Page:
StoryImage( ‘/Images/Story//img-d9GUwILUJJ.jpg’, ‘Photo by James Thompson’, ‘World-renowned comedian Gallagher brought his wild hijinks to Rockford College Oct. 28.’);
All right, Ill admit I got a little excited to see Gallagher at Rockford College last Thursday, Oct. 28, perhaps only because hes famous, or maybe because I had heard his stand-up comedy was good. Either way, cameraman James Thompson and I situated ourselves safely in the far back balcony (if gymnasiums can have balconies) so as to save his equipment from flying watermelon pieces and whatnot, and were thrown into the microcosm of Gallagher.
I was disappointed overall. Although his stand-up was decent for the most part, making fairly clever quips and one-liners on inconsistencies in language, life and society, Gallagher really stayed away from politics and focused more on bathroom humor. I guess watching a man dressed up in a bear costume replicating the act of defecation with a can of strained pumpkin just doesnt do it for me.
I had also expected that through his climactic buildup to smashing food (which he never ceased to remind the audience about in sexual parallels), he would coincide the comedy with the act. However, Gallagher just did his rather long, drawn-out comedy act, and then proceeded to smash stuff for no particular reason. Perhaps I was expecting too much, but the show did beg the question since when is smashing food with a hammer amusing, and why?
He barraged the audience with insults (not too good-naturedly), claiming his own intellectual superiority while he stomped around and ranted. For some reason, I derived less humor out of listening to him tell the parents of an extremely ill-mannered child how rottenly they raised their son (using expletives, and telling the 6-year-old he sounded like a girl) than from him smashing a plate of canned cacti and mayonnaise with a wooden mallet.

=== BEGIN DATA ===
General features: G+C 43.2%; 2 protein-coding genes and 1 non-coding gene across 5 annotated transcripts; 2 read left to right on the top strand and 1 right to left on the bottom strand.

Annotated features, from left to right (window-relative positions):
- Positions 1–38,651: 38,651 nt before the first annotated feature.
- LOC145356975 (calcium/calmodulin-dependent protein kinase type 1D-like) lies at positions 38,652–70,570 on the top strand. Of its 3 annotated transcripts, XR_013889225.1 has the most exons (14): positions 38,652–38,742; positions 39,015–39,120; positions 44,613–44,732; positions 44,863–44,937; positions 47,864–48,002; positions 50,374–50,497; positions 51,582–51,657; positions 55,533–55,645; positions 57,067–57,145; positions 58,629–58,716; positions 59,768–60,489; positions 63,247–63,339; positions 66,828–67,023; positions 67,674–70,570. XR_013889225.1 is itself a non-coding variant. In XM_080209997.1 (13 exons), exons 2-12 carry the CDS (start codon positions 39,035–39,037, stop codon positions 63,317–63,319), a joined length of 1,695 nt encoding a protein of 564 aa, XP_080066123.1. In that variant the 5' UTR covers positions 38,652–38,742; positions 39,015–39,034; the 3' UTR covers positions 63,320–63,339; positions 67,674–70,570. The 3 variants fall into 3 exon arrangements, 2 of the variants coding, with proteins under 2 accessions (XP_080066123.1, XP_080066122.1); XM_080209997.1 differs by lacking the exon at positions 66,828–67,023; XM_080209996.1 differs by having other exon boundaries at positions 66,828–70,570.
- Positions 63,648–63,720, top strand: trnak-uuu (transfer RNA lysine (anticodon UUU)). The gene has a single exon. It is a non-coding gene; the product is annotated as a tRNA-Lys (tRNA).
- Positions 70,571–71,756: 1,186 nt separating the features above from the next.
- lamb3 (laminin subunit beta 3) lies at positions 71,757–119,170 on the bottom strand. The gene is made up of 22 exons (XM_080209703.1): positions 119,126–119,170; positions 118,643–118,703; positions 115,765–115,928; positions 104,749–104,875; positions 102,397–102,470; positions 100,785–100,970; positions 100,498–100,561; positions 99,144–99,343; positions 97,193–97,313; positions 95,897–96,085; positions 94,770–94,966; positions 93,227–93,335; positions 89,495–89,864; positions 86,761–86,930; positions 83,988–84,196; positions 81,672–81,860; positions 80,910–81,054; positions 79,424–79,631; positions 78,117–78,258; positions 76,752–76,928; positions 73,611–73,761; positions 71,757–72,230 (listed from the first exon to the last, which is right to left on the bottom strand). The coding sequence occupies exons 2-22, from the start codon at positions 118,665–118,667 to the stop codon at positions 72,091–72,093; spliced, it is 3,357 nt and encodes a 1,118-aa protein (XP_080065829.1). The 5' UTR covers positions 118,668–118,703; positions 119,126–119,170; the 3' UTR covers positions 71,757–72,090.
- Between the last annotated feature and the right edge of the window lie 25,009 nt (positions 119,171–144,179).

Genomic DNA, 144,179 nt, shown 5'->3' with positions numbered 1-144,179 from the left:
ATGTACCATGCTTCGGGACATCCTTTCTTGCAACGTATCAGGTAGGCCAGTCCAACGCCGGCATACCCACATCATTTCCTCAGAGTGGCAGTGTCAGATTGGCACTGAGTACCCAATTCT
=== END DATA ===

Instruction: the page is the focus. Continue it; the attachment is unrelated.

This begs another question. Since when did Americans give up all self-respect just to see an angry, aging comedian commit senseless acts of violence on unsuspecting food products, while being insulted and belittled shamelessly? Is watching a grocery store birthday cake explode all over the first five rows of people worth more than dignity? Perhaps.
This writer is not a prude in her humor; however, I like to see things changed up a bit, and Gallagher did not offer any different material. Focusing derision on personal bodily functions, sexual orientation and the general stupidity of mankind was as far as he got. I admit openly that I laughed out loud quite a few times, but then after two hours of sitting in the dark hearing the same stuff over and over again, the watermelon smashing that I had so strongly claimed as silly prior to the event, started sounding good.
This is not to say that I feel Gallagher is stupid; base and obscene to say the least, but he is not an ignorant comedian. He appears to be a man who knows something about everything, but nothing about something. Little tidbits of linguistic trivia were a major part of his act, as he ranted on how many of our English words come from French. If he had pronounced any of them with any accuracy, it might have been funnier. I look this stuff up, he quipped. I dont have a job.
Perhaps its not Gallaghers poor taste or infantile humor that bothered me, but rather that some in attendance actually felt it would be appropriate to bring their children to hear him. Every time he spat out an expletive, a wave of tension seemed to go through parts of the gymnasium as people wondered if the 5-year-old next to them understood. If it were not for the population of fully-aware children (ages newborn to 2 do not count), I would have felt more comfortable laughing at his jokes.
The audience did get what they came for, though. Shrapnel and explosives of canned fruit and condiments splattered everyone (many wisely covered in plastic) in the first five rows at the least. The wild applause and loud cheers showed that it doesnt matter what you say or how you say it in comedy, its just funny when you hit stuff.